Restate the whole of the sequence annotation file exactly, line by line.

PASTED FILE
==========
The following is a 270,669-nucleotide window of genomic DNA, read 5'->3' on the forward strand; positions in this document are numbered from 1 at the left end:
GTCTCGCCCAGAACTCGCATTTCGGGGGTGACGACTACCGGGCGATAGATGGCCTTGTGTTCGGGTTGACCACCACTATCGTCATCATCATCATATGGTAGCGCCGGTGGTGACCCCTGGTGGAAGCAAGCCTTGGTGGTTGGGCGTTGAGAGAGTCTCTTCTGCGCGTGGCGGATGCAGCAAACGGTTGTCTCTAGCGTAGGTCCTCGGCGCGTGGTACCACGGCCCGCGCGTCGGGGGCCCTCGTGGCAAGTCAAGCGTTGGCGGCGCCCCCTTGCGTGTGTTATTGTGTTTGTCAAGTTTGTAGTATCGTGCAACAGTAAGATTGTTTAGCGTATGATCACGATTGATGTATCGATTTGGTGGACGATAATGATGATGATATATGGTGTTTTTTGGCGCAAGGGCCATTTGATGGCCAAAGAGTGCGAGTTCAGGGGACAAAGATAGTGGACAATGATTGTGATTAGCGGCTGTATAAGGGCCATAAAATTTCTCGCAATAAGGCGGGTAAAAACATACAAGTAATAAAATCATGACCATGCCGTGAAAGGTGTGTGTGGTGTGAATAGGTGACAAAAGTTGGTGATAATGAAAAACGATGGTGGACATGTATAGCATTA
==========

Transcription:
The following is a 270,669-nucleotide window of genomic DNA, read 5'->3' on the forward strand; positions in this document are numbered from 1 at the left end:
GTCTCGCCCAGAACTCGCATTTCGGGGGTGACGACTACCGGGCGATAGATGGCCTTGTGTTCGGGTTGACCACCACTATCGTCATCATCATCATATGGTAGCGCCGGTGGTGACCCCTGGTGGAAGCAAGCCTTGGTGGTTGGGCGTTGAGAGAGTCTCTTCTGCGCGTGGCGGATGCAGCAAACGGTTGTCTCTAGCGTAGGTCCTCGGCGCGTGGTACCACGGCCCGCGCGTCGGGGGCCCTCGTGGCAAGTCAAGCGTTGGCGGCGCCCCCTTGCGTGTGTTATTGTGTTTGTCAAGTTTGTAGTATCGTGCAACAGTAAGATTGTTTAGCGTATGATCACGATTGATGTATCGATTTGGTGGACGATAATGATGATGATATATGGTGTTTTTTGGCGCAAGGGCCATTTGATGGCCAAAGAGTGCGAGTTCAGGGGACAAAGATAGTGGACAATGATTGTGATTAGCGGCTGTATAAGGGCCATAAAATTTCTCGCAATAAGGCGGGTAAAAACATACAAGTAATAAAATCATGACCATGCCGTGAAAGGTGTGTGTGGTGTGAATAGGTGACAAAAGTTGGTGATAATGAAAAACGATGGTGGACATGTATAGCATTA